The Perspective 
Friday, 30 May 2014

Matt Schmitt
President & Founder
Reflect Systems


 

Today’s brands are more focused than ever on adapting to consumer lifestyles and delivering a branded experience that resonates with their audience. The importance of well-executed brand media increasingly puts all brands, including retailers, in the content game.

Reflect In-Store Digital SignageMarketing’s role in retail is shifting from advertising to brand storytelling. In the past, the driving force of many marketing strategies was to use print and broadcast to get customers out of the home and into the store. Customer segments were focused on demographics using age, gender and location. In this traditional “push” model, the idea was to reach a captive audience and deliver them a message, with the goal of influencing a transaction.

Today, marketing is about creating a brand media network that spans a variety of engagement channels. We’re not simply trying to get customers to a location. We want them to create a lasting connection with the brand and adopt it as part of their lifestyle. Moving beyond demographics, psychographics focuses on behaviors, interests and lifestyle. And rather than a push model, brands are pursuing an engagement model that creates a two-way dialogue between them and the customer.

Everywhere, All The Time

Reflect In-Store Digital Media

Brands are becoming more omni-focused, with content executed across a variety of channels, from the digital world to physical locations. The brand media should be consistent and adapted to suit the channel type.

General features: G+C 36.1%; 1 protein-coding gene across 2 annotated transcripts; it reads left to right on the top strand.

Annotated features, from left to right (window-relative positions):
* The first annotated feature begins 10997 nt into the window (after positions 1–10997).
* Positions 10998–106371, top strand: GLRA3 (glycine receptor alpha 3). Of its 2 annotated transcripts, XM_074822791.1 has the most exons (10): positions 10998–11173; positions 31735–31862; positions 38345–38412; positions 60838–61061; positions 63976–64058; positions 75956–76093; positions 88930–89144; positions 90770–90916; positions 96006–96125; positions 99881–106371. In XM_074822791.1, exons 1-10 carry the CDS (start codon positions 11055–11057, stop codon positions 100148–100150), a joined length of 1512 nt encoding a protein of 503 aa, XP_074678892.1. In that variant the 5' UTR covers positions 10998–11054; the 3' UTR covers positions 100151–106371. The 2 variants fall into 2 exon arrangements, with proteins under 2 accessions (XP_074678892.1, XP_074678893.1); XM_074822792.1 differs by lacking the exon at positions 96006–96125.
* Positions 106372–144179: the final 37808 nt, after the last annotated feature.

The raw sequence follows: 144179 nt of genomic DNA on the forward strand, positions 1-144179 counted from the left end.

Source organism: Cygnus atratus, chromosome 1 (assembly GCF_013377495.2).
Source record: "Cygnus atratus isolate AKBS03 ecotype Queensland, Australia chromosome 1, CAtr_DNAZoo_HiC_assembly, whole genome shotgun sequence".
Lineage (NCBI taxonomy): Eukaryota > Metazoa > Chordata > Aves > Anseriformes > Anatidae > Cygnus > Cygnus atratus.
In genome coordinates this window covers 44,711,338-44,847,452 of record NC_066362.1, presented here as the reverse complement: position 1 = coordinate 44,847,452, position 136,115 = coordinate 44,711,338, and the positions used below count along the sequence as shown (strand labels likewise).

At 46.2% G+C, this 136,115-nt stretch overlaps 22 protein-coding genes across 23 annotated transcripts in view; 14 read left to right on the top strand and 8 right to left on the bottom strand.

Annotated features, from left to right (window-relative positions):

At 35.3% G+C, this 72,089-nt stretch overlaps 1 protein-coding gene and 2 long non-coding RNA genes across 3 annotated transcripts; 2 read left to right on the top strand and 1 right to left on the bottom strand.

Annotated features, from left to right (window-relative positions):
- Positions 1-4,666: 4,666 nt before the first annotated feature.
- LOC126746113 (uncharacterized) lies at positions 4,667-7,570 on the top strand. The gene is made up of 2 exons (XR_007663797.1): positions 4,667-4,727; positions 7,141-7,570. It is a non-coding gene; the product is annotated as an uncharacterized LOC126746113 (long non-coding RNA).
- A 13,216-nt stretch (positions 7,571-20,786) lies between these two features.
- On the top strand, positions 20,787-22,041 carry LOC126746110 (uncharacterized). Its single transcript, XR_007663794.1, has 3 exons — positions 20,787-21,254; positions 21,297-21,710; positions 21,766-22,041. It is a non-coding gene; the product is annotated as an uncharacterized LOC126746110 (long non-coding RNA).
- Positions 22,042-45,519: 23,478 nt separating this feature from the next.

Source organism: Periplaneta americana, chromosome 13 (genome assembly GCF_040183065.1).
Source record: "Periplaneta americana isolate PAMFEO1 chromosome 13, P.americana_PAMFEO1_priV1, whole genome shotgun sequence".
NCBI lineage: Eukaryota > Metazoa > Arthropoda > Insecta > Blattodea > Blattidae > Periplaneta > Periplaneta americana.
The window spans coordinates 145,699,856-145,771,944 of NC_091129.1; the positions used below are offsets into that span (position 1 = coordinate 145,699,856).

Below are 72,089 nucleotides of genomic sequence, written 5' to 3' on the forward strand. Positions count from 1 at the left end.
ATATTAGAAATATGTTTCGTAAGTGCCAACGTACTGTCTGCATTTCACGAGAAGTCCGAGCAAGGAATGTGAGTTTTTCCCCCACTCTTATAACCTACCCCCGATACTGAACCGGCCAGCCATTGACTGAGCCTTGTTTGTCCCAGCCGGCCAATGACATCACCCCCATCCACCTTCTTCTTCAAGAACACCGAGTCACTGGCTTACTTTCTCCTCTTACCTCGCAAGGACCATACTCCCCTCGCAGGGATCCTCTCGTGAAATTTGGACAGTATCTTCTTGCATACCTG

1. Broadcast is still a major platform for all brand media. Broadcast is still primarily about traditional television, but the landscape is shifting rapidly. YouTube is becoming a big player for brand media, with strong appeal for the brand. The ability to better target audiences and track engagement is key. And brands are able to tell more of their story with longer form content and media that moves beyond the 30-second spot. 

2. Social Media is a fast-moving target. It’s easier to think less in terms of the individual applications, and more in terms of a communications network with a shifting landscape of providers. Pinterest, Facebook, Twitter, and others provide new ways of engagement and require new methods of branding. 

3. Mobile is increasingly becoming synonymous with online, and commerce transactions are shifting away from the desktop pc and retail website to an untethered, app-centric world. Mobile apps are about personal empowerment and enabling relevance in time and place.

4. In-Store is where all of the engagement channels can be brought together to create an impactful brand experience that can create deep engagement with the customer. The physical location presents a powerful platform for telling the brand story in a contextually relevant way.

The Art Of The Happening

Going to a physical store to shop is an event. To use an analogy, it’s like going to a movie theater instead of watching at home. Sure, there’s the instant gratification that comes from going to the location to “get it now”. But there’s more to the theater than exclusivity. The venues, at least the better ones, provide an experience. It’s an event and a happening.